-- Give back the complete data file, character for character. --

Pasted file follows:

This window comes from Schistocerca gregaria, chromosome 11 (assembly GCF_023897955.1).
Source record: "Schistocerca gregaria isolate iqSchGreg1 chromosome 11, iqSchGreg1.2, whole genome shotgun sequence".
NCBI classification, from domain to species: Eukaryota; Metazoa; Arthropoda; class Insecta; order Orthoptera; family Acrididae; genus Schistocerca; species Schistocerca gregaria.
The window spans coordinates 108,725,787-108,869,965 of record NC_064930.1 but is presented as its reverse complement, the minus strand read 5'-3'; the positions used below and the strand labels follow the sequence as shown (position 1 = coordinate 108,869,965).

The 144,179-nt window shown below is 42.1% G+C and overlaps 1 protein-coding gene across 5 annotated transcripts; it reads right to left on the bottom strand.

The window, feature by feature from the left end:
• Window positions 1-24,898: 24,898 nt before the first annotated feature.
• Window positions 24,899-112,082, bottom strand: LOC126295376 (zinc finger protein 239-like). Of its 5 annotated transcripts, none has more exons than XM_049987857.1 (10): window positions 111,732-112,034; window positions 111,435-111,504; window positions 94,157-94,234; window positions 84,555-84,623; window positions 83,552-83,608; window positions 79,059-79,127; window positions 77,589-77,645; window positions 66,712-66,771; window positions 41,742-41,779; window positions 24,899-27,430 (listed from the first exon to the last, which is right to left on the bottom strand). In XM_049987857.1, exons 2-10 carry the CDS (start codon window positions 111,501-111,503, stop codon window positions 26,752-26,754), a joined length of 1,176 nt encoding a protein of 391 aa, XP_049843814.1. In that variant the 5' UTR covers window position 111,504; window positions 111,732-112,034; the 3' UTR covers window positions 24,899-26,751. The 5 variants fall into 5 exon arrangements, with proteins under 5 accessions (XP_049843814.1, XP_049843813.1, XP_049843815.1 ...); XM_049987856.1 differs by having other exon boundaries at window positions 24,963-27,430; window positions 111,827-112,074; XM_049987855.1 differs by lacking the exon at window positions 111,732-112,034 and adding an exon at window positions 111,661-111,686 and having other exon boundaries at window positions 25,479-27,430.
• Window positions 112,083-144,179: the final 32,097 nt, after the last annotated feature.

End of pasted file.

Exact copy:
This window comes from Schistocerca gregaria, chromosome 11 (assembly GCF_023897955.1).
Source record: "Schistocerca gregaria isolate iqSchGreg1 chromosome 11, iqSchGreg1.2, whole genome shotgun sequence".
NCBI classification, from domain to species: Eukaryota; Metazoa; Arthropoda; class Insecta; order Orthoptera; family Acrididae; genus Schistocerca; species Schistocerca gregaria.
The window spans coordinates 108,725,787-108,869,965 of record NC_064930.1 but is presented as its reverse complement, the minus strand read 5'-3'; the positions used below and the strand labels follow the sequence as shown (position 1 = coordinate 108,869,965).

The 144,179-nt window shown below is 42.1% G+C and overlaps 1 protein-coding gene across 5 annotated transcripts; it reads right to left on the bottom strand.

The window, feature by feature from the left end:
• Window positions 1-24,898: 24,898 nt before the first annotated feature.
• Window positions 24,899-112,082, bottom strand: LOC126295376 (zinc finger protein 239-like). Of its 5 annotated transcripts, none has more exons than XM_049987857.1 (10): window positions 111,732-112,034; window positions 111,435-111,504; window positions 94,157-94,234; window positions 84,555-84,623; window positions 83,552-83,608; window positions 79,059-79,127; window positions 77,589-77,645; window positions 66,712-66,771; window positions 41,742-41,779; window positions 24,899-27,430 (listed from the first exon to the last, which is right to left on the bottom strand). In XM_049987857.1, exons 2-10 carry the CDS (start codon window positions 111,501-111,503, stop codon window positions 26,752-26,754), a joined length of 1,176 nt encoding a protein of 391 aa, XP_049843814.1. In that variant the 5' UTR covers window position 111,504; window positions 111,732-112,034; the 3' UTR covers window positions 24,899-26,751. The 5 variants fall into 5 exon arrangements, with proteins under 5 accessions (XP_049843814.1, XP_049843813.1, XP_049843815.1 ...); XM_049987856.1 differs by having other exon boundaries at window positions 24,963-27,430; window positions 111,827-112,074; XM_049987855.1 differs by lacking the exon at window positions 111,732-112,034 and adding an exon at window positions 111,661-111,686 and having other exon boundaries at window positions 25,479-27,430.
• Window positions 112,083-144,179: the final 32,097 nt, after the last annotated feature.